If the packet received is not a new instance of a CAI in step 412, the CAI_COUNTER is incremented and the CAI_TIMER is set to indicate the receipt of an additional packet identified by the CAI, as in step 422. This process of counting the number of packets identified by the CAI received without sending a message to the LEAs will continue until the CAI_COUNTER is equal to an adjustable THRESHOLD_COUNT, as in step 424. When the CAI_COUNTER equals the THRESHOLD_COUNT, the message will be sent and the CAI_COUNTER will be reset as in steps 418 and 420. Otherwise, no message will be sent, as indicated by step 424. Thereafter, the delivery function awaits the receipt of CAI or the expiration of the CAI_TIMER, as in step 425.
Additionally, processing will occur when the CAI_TIMER expires, as indicated in step 430. When the timer expires, the delivery function 134 determines whether the CAI_COUNTER is equal to zero, indicating that a packet identified by the CAI has not been received in a predetermined amount of time and the number of packets identified by the CAI received has yet to be sent. In this case, the CAI_TIMER is set, as in step 416, a message is sent with the current CAI_COUNTER, as in step 418, and the CAI_COUNTER is reset to zero, as in step 420.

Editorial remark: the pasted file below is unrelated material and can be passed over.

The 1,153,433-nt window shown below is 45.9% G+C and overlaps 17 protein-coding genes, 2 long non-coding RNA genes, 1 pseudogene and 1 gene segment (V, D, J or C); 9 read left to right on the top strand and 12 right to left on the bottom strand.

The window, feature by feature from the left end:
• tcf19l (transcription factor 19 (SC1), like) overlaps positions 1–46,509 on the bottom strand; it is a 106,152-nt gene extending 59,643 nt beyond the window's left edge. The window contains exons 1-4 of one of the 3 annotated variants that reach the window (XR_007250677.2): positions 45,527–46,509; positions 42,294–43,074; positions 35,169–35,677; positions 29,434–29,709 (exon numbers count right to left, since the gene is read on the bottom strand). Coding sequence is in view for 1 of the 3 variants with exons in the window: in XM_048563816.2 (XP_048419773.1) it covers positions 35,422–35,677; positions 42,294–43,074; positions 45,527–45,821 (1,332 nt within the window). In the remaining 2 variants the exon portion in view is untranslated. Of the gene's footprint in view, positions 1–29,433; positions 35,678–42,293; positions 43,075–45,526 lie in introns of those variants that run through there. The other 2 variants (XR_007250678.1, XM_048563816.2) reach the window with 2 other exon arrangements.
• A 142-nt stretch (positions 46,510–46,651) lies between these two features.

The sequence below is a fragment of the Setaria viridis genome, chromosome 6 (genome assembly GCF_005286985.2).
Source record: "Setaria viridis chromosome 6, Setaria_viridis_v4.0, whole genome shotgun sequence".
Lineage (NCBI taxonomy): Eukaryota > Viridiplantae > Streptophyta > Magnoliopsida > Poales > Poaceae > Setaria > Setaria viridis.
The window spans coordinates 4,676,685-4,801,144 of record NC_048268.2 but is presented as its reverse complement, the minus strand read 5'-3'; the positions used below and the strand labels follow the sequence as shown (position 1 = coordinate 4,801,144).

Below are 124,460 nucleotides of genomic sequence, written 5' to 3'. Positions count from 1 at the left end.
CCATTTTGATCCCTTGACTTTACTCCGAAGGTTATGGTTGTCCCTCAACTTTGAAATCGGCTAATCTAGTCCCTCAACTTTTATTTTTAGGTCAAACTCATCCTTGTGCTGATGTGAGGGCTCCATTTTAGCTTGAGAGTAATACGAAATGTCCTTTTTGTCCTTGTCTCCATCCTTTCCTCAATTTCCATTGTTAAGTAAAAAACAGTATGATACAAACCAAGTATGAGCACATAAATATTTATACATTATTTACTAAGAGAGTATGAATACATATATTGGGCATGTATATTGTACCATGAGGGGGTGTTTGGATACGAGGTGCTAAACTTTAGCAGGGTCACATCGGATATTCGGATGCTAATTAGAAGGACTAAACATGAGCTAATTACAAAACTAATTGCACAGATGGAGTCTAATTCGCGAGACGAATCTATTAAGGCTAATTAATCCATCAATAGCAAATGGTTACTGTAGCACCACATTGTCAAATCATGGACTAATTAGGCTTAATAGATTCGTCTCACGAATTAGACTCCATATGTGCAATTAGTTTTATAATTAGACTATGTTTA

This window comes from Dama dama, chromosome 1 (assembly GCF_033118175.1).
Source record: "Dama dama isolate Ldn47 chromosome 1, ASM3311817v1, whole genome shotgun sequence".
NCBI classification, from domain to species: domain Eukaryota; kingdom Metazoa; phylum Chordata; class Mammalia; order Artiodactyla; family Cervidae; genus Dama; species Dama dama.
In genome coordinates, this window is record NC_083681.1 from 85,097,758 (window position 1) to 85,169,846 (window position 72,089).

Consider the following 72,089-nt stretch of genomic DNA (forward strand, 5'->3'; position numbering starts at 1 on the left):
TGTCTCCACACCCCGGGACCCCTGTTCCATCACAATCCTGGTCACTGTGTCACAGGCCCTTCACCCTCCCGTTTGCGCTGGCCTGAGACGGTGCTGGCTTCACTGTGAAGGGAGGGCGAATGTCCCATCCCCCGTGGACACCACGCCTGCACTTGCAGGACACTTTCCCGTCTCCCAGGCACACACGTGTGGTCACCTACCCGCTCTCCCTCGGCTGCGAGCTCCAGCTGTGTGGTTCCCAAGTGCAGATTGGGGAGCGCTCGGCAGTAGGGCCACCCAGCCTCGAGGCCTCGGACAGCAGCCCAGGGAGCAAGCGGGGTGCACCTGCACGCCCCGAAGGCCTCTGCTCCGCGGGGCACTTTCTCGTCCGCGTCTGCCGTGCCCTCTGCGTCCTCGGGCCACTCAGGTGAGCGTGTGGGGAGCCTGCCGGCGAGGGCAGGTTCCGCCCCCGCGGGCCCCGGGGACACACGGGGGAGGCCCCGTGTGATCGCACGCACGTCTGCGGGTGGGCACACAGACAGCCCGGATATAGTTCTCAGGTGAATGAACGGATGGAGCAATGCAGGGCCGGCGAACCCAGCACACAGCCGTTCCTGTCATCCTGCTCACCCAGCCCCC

Since the CAI_TIMER has been set in step 416, the timer will expire and the delivery function 134 will begin processing again at step 430 if no additional CAI are received. This time, however, the CAI_COUNTER will equal zero in step 432. As a result, the CAI_TIMER will be cleared in step 434 and a CAI message with a CAI_COUNTER of zero will be sent. Thereafter, the delivery function 134 awaits the arrival of CAI, as in step 425.
It is understood that the present invention can take many forms and embodiments. Accordingly, several variations may be made in the foregoing without departing from the spirit or the scope of the invention.